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Hogan, Jealous discuss issues, trade barbs in only debate before election

In their first and only debate before the Nov. 6 election, Maryland Gov. Larry Hogan and his Democratic challenger, former NAACP president Ben Jealous, squared off Monday in a contentious showdown.

WASHINGTON — In their first and only debate before the Nov. 6 election, Maryland Gov. Larry Hogan and his Democratic challenger, former NAACP president Ben Jealous, squared off Monday in a contentious showdown where each candidate painted a different picture of the state of affairs in Maryland.

Hogan praised Maryland’s economic growth after making the state’s economy one of his top priorities four years ago. “We now have more businesses open and more people working in our state than ever before in the history of the state,” Hogan said.

But Jealous rejected the rosy view, insisting that Maryland’s economic growth lags behind its neighbors. “Our job growth is so low that we’re dead last in the region in job growth, dead last in income growth,” Jealous said.

The debate had a few testy moments with the candidates interrupting each other and trading barbs.

“Not a single word that you said was true,” Hogan said in response to Jealous’ assessment of the Maryland economy.

When Jealous defended his plan to reduce Maryland’s state prison population, he dismissed Hogan’s criticism that the plan would release violent offenders and reduce public safety.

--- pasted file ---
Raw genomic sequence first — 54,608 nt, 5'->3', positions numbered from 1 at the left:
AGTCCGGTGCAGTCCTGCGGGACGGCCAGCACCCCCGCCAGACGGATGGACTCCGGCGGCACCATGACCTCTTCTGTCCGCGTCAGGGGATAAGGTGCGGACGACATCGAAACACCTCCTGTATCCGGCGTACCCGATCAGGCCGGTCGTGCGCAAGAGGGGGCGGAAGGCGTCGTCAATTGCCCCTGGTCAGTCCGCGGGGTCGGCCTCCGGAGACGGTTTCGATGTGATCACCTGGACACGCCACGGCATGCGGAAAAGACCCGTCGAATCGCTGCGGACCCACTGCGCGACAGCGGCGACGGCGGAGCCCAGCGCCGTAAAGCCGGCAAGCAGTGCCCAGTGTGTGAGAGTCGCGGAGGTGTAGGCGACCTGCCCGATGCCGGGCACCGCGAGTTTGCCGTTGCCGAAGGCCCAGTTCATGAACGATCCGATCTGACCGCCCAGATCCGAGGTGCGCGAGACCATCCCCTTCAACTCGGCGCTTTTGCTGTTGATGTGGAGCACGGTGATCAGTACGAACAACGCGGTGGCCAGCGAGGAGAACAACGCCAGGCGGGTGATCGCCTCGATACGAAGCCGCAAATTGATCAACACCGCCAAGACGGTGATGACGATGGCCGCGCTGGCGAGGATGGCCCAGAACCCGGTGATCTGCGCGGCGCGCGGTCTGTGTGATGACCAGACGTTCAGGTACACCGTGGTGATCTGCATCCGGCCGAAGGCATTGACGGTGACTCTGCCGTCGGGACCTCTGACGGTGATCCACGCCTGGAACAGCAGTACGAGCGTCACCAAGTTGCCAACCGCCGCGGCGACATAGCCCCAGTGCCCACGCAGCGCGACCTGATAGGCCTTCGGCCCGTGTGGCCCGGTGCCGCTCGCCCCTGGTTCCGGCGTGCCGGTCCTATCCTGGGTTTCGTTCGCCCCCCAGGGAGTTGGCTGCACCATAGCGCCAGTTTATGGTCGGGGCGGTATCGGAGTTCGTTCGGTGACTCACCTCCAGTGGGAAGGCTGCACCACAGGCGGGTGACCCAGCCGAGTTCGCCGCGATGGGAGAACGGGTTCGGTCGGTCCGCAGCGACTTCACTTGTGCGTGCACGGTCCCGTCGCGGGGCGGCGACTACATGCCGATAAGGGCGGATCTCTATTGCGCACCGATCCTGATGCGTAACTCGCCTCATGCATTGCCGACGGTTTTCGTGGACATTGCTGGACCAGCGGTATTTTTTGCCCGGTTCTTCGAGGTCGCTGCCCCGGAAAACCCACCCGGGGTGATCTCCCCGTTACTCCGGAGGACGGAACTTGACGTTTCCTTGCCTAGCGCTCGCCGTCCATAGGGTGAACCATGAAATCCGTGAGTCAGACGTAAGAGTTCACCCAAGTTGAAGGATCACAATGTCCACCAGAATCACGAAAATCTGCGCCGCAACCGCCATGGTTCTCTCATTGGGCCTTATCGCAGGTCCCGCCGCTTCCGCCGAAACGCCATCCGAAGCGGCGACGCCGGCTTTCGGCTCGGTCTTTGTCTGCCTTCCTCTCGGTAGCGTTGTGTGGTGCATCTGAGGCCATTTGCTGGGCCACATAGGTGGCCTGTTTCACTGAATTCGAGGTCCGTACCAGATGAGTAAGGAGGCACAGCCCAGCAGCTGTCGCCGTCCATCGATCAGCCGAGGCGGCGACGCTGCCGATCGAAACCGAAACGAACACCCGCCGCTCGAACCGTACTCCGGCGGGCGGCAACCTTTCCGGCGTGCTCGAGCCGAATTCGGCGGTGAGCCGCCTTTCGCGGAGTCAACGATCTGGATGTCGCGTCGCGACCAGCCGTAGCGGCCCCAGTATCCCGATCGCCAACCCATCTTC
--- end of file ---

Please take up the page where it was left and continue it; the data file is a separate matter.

“From Willie Horton to Donald Trump, your party plays by the same playbook: You lie and you scare people,” Jealous said.

The candidates also sharply disagreed over the state of Maryland’s public education.

“Over the last four years, our schools have fallen in the national rankings. Every year Governor Hogan’s been in office, they’ve fallen from first to sixth,” Jealous said.

Hogan defended his record on education. “No governor in the history of the state has ever invested more (in education). We went over and above the legislatively mandated formulas and put more money in spite of declining school populations,” he said.

The candidates also sharply differed over health care, mass transit and gun policy.


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